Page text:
friday feast: ♥ my darling, my dumpling ♥

Not too long ago, I asked you to call me “Melon Head.” Would you mind changing that to “Apple Dumpling”?

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Of all the foodie terms of endearment — Pumpkin, Sweetie Pie, Babycakes, Cookie, Honeybun — I think “Apple Dumpling” suits me best right about now.

Fall (my favorite season) doesn’t officially begin until Sunday, but that familiar chill is already in the air. Hooray for apple season, deep blue skies, warm cider with cinnamon sticks, stunning rustic foliage, and friendly pumpkins on porches! I am basically *ahem* a little apple-shaped, can be sweet or tart, and would like nothing better than to wrap myself in a buttery, flaky blanket of dough. Did you know this past Tuesday the 17th was National Apple Dumpling Day?:)

Up until a few days ago, I’d never made or eaten a genuine-for-real apple dumpling. Of course I’d heard of them, wanting to hug myself every time someone said the name.

You probably know apple dumplings are a Pennsylvania Dutch tradition, popular among the Amish who like to eat them for breakfast. They’re actually an ancient British food that became even more popular among American colonists because apples grew well here, and the dumplings could be made with either fresh or dried apples.

Before I serve up the recipe, enjoy this toothsome poem by English satirist John Wolcot (1738-1819), a physician who wrote under the pseudonym of Peter Pindar. Wolcot liked to roast eminent figures of the day, including George III, the puzzled King in this amusing verse.

dumplings painting
“Apple Dumplings” by George Dunlop Leslie

THE APPLE-DUMPLINGS AND A KING
by Peter Pindar

Once on a time, a monarch, tired with whooping,
Whipping and spurring,
Happy in worrying,
A poor defenceless harmless buck
(The horse and rider wet as muck),
From his high consequence and wisdom stooping,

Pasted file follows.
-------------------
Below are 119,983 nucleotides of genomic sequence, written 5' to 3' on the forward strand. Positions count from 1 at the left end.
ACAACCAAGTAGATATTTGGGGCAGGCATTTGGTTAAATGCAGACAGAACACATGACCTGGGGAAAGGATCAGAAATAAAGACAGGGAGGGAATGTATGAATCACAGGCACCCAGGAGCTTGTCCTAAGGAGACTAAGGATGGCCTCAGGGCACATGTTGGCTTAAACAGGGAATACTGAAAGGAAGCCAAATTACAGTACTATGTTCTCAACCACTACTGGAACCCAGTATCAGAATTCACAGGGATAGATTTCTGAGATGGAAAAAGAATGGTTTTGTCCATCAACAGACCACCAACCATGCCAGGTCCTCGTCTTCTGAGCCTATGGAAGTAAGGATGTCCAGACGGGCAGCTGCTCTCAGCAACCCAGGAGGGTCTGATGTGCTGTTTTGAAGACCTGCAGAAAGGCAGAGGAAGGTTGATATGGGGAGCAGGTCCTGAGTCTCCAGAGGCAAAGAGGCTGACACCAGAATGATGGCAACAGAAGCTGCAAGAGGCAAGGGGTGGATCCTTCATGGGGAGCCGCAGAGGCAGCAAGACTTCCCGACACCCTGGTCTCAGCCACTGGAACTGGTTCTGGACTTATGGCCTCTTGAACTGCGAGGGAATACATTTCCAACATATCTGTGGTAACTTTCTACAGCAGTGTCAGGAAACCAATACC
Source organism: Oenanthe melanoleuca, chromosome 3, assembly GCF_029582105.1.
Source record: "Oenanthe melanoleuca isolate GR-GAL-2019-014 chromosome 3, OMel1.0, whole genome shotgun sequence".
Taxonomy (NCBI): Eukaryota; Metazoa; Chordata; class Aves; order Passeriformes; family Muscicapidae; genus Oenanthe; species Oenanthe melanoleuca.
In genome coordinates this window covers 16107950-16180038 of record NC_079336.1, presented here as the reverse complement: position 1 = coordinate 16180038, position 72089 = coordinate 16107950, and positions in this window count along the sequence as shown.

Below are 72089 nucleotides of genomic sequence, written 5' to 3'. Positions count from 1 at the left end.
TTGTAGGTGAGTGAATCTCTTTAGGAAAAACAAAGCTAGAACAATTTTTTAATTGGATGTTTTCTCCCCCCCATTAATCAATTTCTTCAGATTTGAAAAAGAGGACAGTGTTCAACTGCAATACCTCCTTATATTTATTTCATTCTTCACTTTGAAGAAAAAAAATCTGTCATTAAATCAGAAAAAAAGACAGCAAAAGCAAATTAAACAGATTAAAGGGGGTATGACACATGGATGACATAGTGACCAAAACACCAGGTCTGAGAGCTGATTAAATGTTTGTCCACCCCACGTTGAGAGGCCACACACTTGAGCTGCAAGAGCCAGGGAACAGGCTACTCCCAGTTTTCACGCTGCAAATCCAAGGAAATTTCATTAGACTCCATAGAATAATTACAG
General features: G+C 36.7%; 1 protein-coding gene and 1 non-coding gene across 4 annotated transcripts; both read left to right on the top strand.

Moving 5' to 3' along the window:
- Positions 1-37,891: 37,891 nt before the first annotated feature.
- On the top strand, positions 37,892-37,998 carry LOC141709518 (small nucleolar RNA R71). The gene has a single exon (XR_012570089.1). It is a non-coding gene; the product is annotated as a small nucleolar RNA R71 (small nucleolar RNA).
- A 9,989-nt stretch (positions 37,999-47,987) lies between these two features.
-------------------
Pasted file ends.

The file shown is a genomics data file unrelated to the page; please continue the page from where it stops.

Entered through curiosity a cot
Where sat a poor old woman and her pot.

The wrinkled, blear-eyed, good old granny,
In this same cot, illumed by many a cranny,
Had finished apple dumplings for her pot:
In tempting row the naked dumplings lay,
When lo! the monarch, in his usual way,
Like lightning spoke, “What’s this? what’s this?
what? what?”

Then taking up a dumpling in his hand,
His eyes with admiration did expand;
And oft did majesty the dumpling grapple: he cried,
“‘Tis monstrous, monstrous hard indeed!
What makes it, pray, so hard?” The dame replied,
Low curtseying, “Please, your majesty, the apple.”

“Very astonishing indeed! Strange thing!”
(Turning the dumpling round), rejoined the king,
“‘Tis most extraordinary, then, all this is, —
It beats Penette’s conjuring all to pieces:
Strange I should never of a dumpling dream!
But, goody, tell me where, where, where’s the seam?”
“Sir, there’s no seam,” quoth she; “I never knew
That folks did apple-dumplings sew.”
“No!” cried the staring monarch with a grin;
“How, how the devil got the apple in?”

On which the dame the curious scheme revealed
By which the apple lay so sly concealed,
Which made the Solomon of Britain start;
Who to the palace with full speed repaired,
And queen and princesses so beauteous scared
All with the wonders of the dumpling art.
There did he labor one whole week to show
The wisdom of an apple-dumpling maker;
And lo! so deep was majesty in dough,
The palace seemed the lodging of a baker!

* * *

apple-lovers-cookbookAfter considering several other time-tested recipes, I opted for Amy Traverso’s Apple Dumplings with Cider-Rum Sauce from The Apple Lover’s Cookbook. I seem to gravitate to her book every Fall and have never been disappointed with the results. Her step-by-step instructions are always crystal clear and I liked that her sauce had less sugar than most other recipes, relying on fresh apple cider for some of the sweetness.

Peeling and coring the apples are a breeze if you have a resident leprechaun helper in the kitchen, as is heating the cider, brown sugar, and rum for the sauce, and filling the apples with cinnamon and sugar.

Ribbet collage

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Trust me. You will bond with your dumplings as you hold, pat and shape them.

Amy’s crust recipe calls for a combination of unsalted butter and vegetable shortening, which is much easier to work with than an all-butter dough. Rolling the dough between two sheets of wax or parchment paper is a good idea (or use a Silpat mat). Adding a little milk and kneading the dough helps with elasticity, making it easier to stretch and seal the dough around the apples.